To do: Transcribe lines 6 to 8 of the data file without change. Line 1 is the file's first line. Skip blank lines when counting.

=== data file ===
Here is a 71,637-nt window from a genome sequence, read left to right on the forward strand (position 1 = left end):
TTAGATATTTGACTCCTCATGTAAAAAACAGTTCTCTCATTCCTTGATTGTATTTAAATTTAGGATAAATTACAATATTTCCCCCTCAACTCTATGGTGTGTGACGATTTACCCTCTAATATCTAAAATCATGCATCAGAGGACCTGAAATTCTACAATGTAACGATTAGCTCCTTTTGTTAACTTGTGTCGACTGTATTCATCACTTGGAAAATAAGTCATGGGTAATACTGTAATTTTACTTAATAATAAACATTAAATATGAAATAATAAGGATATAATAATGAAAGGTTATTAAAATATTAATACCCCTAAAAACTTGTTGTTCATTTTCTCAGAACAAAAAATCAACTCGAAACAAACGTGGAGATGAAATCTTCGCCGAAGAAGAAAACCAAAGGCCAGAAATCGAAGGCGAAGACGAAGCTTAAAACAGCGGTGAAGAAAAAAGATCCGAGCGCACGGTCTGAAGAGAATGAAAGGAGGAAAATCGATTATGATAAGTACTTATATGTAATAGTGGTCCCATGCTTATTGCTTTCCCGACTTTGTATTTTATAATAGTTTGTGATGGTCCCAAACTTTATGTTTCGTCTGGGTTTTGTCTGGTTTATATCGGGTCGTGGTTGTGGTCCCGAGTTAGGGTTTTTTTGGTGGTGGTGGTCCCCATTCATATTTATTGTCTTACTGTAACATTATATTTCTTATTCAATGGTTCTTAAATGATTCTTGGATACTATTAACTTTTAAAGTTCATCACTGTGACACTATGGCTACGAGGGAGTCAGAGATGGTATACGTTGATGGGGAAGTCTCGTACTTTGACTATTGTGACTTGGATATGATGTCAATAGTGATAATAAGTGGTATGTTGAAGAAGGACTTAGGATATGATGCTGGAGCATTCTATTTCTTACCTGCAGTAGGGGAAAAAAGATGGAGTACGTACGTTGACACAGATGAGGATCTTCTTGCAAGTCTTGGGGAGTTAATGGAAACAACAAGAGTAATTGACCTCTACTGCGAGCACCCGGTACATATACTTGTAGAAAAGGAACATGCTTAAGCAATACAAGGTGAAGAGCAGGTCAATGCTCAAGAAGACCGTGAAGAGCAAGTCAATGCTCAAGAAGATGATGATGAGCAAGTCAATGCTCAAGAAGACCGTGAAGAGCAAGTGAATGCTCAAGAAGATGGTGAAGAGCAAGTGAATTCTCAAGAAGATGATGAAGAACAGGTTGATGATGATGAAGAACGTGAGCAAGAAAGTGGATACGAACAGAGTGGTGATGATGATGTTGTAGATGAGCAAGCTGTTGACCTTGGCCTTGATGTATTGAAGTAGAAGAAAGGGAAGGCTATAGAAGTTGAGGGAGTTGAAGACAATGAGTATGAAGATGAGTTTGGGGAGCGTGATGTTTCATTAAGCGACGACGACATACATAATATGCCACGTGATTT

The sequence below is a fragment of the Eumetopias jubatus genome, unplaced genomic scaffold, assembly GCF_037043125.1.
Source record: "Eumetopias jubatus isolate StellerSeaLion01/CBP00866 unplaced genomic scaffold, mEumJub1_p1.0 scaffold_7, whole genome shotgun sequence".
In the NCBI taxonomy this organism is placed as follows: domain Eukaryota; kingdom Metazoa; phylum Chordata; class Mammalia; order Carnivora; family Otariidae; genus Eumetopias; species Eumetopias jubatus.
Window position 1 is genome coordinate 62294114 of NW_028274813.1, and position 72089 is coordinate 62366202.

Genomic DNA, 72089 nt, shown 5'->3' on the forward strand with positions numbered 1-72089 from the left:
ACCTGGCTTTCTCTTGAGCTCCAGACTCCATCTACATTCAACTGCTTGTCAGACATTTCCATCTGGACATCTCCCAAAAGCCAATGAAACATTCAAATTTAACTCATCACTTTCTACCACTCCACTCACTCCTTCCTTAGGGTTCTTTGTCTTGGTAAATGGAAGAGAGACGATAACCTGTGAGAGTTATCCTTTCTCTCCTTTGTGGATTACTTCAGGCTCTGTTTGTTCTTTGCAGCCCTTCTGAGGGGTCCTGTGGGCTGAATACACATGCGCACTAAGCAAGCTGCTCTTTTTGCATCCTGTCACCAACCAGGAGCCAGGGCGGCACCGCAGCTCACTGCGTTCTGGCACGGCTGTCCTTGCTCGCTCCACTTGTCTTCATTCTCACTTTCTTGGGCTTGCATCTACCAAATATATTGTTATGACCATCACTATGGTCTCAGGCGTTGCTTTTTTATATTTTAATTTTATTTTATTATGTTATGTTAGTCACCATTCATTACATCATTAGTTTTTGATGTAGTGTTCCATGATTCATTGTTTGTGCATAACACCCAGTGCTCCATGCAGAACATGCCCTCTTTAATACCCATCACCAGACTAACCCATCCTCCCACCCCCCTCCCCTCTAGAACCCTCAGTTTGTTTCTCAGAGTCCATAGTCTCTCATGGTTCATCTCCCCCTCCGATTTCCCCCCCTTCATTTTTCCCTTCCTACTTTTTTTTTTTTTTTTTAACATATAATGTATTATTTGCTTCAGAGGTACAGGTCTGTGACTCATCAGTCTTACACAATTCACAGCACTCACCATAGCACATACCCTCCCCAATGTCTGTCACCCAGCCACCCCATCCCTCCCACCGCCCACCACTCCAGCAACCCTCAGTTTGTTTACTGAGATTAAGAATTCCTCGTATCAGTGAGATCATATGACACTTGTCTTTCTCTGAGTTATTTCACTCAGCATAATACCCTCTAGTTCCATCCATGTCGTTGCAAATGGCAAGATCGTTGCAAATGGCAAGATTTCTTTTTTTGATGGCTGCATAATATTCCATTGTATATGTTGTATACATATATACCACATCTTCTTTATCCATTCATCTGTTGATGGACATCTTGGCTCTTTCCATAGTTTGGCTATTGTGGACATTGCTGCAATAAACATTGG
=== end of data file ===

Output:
Window position 1 is genome coordinate 62294114 of NW_028274813.1, and position 72089 is coordinate 62366202.

Genomic DNA, 72089 nt, shown 5'->3' on the forward strand with positions numbered 1-72089 from the left:
ACCTGGCTTTCTCTTGAGCTCCAGACTCCATCTACATTCAACTGCTTGTCAGACATTTCCATCTGGACATCTCCCAAAAGCCAATGAAACATTCAAATTTAACTCATCACTTTCTACCACTCCACTCACTCCTTCCTTAGGGTTCTTTGTCTTGGTAAATGGAAGAGAGACGATAACCTGTGAGAGTTATCCTTTCTCTCCTTTGTGGATTACTTCAGGCTCTGTTTGTTCTTTGCAGCCCTTCTGAGGGGTCCTGTGGGCTGAATACACATGCGCACTAAGCAAGCTGCTCTTTTTGCATCCTGTCACCAACCAGGAGCCAGGGCGGCACCGCAGCTCACTGCGTTCTGGCACGGCTGTCCTTGCTCGCTCCACTTGTCTTCATTCTCACTTTCTTGGGCTTGCATCTACCAAATATATTGTTATGACCATCACTATGGTCTCAGGCGTTGCTTTTTTATATTTTAATTTTATTTTATTATGTTATGTTAGTCACCATTCATTACATCATTAGTTTTTGATGTAGTGTTCCATGATTCATTGTTTGTGCATAACACCCAGTGCTCCATGCAGAACATGCCCTCTTTAATACCCATCACCAGACTAACCCATCCTCCCACCCCCCTCCCCTCTAGAACCCTCAGTTTGTTTCTCAGAGTCCATAGTCTCTCATGGTTCATCTCCCCCTCCGATTTCCCCCCCTTCATTTTTCCCTTCCTACTTTTTTTTTTTTTTTTTAACATATAATGTATTATTTGCTTCAGAGGTACAGGTCTGTGACTCATCAGTCTTACACAATTCACAGCACTCACCATAGCACATACCCTCCCCAATGTCTGTCACCCAGCCACCCCATCCCTCCCACCGCCCACCACTCCAGCAACCCTCAGTTTGTTTACTGAGATTAAGAATTCCTCGTATCAGTGAGATCATATGACACTTGTCTTTCTCTGAGTTATTTCACTCAGCATAATACCCTCTAGTTCCATCCATGTCGTTGCAAATGGCAAGATCGTTGCAAATGGCAAGATTTCTTTTTTTGATGGCTGCATAATATTCCATTGTATATGTTGTATACATATATACCACATCTTCTTTATCCATTCATCTGTTGATGGACATCTTGGCTCTTTCCATAGTTTGGCTATTGTGGACATTGCTGCAATAAACATTGG